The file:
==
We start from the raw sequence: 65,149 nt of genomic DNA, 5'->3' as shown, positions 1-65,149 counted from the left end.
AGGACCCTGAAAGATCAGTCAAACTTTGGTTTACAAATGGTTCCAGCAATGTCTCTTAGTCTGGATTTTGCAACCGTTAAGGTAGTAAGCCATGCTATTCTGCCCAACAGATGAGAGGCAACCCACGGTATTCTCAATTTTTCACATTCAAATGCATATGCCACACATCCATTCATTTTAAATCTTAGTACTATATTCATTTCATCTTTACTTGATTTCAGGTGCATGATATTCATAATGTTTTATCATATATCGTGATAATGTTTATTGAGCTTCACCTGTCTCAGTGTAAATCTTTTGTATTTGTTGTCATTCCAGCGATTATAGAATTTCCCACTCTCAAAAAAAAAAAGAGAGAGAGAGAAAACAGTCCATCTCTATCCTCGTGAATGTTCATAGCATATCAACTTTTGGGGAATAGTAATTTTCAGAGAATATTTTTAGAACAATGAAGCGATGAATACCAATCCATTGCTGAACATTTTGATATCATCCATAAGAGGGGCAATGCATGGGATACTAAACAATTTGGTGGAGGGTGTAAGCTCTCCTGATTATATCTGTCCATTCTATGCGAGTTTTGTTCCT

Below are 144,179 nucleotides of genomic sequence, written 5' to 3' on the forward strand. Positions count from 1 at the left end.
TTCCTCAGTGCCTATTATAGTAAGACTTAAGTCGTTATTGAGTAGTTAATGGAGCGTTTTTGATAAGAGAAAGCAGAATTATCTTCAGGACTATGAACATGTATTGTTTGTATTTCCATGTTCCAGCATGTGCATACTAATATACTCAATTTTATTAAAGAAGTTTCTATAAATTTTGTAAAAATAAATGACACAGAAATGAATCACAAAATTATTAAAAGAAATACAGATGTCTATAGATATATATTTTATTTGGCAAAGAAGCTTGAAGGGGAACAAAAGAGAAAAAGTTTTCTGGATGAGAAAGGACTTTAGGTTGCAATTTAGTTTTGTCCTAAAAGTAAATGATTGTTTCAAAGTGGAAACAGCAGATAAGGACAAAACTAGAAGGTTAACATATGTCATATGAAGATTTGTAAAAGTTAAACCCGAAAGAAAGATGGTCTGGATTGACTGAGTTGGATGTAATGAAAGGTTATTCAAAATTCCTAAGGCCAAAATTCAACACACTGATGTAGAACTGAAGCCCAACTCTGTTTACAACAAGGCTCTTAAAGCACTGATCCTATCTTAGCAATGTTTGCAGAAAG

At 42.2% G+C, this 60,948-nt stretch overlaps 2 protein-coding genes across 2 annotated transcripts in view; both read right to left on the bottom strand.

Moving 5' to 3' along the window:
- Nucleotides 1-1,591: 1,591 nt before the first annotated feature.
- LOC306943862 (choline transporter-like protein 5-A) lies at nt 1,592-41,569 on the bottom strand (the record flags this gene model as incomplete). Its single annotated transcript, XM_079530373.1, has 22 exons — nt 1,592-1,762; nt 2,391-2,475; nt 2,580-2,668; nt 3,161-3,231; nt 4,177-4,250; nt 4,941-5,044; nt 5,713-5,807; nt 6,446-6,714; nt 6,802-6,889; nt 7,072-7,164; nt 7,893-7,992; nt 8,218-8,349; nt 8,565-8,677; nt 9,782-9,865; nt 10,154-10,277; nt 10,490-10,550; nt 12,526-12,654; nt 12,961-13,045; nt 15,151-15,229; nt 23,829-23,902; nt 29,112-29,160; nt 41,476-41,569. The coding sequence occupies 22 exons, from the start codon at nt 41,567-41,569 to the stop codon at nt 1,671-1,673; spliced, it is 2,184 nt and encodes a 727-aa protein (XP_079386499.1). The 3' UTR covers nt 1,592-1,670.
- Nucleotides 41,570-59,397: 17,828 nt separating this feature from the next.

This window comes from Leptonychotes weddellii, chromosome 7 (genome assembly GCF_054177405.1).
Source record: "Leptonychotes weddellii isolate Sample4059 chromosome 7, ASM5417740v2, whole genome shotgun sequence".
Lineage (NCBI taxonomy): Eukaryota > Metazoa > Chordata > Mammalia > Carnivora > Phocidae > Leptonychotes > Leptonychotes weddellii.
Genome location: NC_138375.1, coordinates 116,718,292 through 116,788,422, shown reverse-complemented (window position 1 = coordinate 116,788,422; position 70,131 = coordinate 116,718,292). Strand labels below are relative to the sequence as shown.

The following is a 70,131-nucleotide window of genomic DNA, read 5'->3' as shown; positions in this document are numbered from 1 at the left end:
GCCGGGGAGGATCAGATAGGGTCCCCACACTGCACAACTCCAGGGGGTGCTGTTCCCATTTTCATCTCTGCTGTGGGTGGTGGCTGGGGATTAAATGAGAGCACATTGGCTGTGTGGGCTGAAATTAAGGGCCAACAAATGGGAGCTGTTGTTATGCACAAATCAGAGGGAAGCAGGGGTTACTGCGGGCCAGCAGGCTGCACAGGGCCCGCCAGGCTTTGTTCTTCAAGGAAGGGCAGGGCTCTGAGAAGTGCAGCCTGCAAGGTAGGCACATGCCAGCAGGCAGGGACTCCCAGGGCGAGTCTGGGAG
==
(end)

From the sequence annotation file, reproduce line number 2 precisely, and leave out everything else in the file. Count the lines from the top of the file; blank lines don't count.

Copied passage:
AGGACCCTGAAAGATCAGTCAAACTTTGGTTTACAAATGGTTCCAGCAATGTCTCTTAGTCTGGATTTTGCAACCGTTAAGGTAGTAAGCCATGCTATTCTGCCCAACAGATGAGAGGCAACCCACGGTATTCTCAATTTTTCACATTCAAATGCATATGCCACACATCCATTCATTTTAAATCTTAGTACTATATTCATTTCATCTTTACTTGATTTCAGGTGCATGATATTCATAATGTTTTATCATATATCGTGATAATGTTTATTGAGCTTCACCTGTCTCAGTGTAAATCTTTTGTATTTGTTGTCATTCCAGCGATTATAGAATTTCCCACTCTCAAAAAAAAAAAGAGAGAGAGAGAAAACAGTCCATCTCTATCCTCGTGAATGTTCATAGCATATCAACTTTTGGGGAATAGTAATTTTCAGAGAATATTTTTAGAACAATGAAGCGATGAATACCAATCCATTGCTGAACATTTTGATATCATCCATAAGAGGGGCAATGCATGGGATACTAAACAATTTGGTGGAGGGTGTAAGCTCTCCTGATTATATCTGTCCATTCTATGCGAGTTTTGTTCCT